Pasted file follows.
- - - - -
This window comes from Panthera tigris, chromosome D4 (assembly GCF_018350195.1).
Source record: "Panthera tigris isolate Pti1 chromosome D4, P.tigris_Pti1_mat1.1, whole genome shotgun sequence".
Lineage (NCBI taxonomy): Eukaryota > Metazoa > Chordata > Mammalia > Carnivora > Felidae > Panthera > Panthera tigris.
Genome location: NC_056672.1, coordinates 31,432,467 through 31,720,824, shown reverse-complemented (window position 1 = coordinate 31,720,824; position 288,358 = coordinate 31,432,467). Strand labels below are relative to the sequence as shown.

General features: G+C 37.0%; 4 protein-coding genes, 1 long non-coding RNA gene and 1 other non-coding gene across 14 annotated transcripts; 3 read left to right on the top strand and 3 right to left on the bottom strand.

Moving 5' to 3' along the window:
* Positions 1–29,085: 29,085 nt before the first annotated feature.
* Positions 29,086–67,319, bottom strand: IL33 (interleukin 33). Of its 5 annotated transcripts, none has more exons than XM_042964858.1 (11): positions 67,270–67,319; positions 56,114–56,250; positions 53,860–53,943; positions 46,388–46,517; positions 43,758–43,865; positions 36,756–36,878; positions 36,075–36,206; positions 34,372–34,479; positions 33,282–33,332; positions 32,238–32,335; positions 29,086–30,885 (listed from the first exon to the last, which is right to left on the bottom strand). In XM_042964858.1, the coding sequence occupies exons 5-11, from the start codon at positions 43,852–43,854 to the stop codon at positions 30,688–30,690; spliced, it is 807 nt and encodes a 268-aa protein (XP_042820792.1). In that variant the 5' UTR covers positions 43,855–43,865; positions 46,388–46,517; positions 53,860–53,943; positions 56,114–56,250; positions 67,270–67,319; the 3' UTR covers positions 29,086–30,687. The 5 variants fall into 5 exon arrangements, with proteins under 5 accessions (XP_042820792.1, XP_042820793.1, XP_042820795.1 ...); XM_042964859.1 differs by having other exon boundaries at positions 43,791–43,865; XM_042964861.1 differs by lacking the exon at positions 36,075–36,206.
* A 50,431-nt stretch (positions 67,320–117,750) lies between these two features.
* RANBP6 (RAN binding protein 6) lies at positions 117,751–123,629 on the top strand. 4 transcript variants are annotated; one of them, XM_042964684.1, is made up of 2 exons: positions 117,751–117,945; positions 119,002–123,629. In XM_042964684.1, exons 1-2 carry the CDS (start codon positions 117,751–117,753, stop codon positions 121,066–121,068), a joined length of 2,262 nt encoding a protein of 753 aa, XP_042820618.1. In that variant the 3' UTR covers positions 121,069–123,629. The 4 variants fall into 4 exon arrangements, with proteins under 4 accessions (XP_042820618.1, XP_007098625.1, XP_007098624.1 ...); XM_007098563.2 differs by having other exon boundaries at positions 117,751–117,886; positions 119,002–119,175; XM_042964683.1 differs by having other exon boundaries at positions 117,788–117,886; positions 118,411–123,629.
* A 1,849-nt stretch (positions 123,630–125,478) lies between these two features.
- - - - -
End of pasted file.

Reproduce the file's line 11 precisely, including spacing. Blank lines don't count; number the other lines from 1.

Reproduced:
* A 1,849-nt stretch (positions 123,630–125,478) lies between these two features.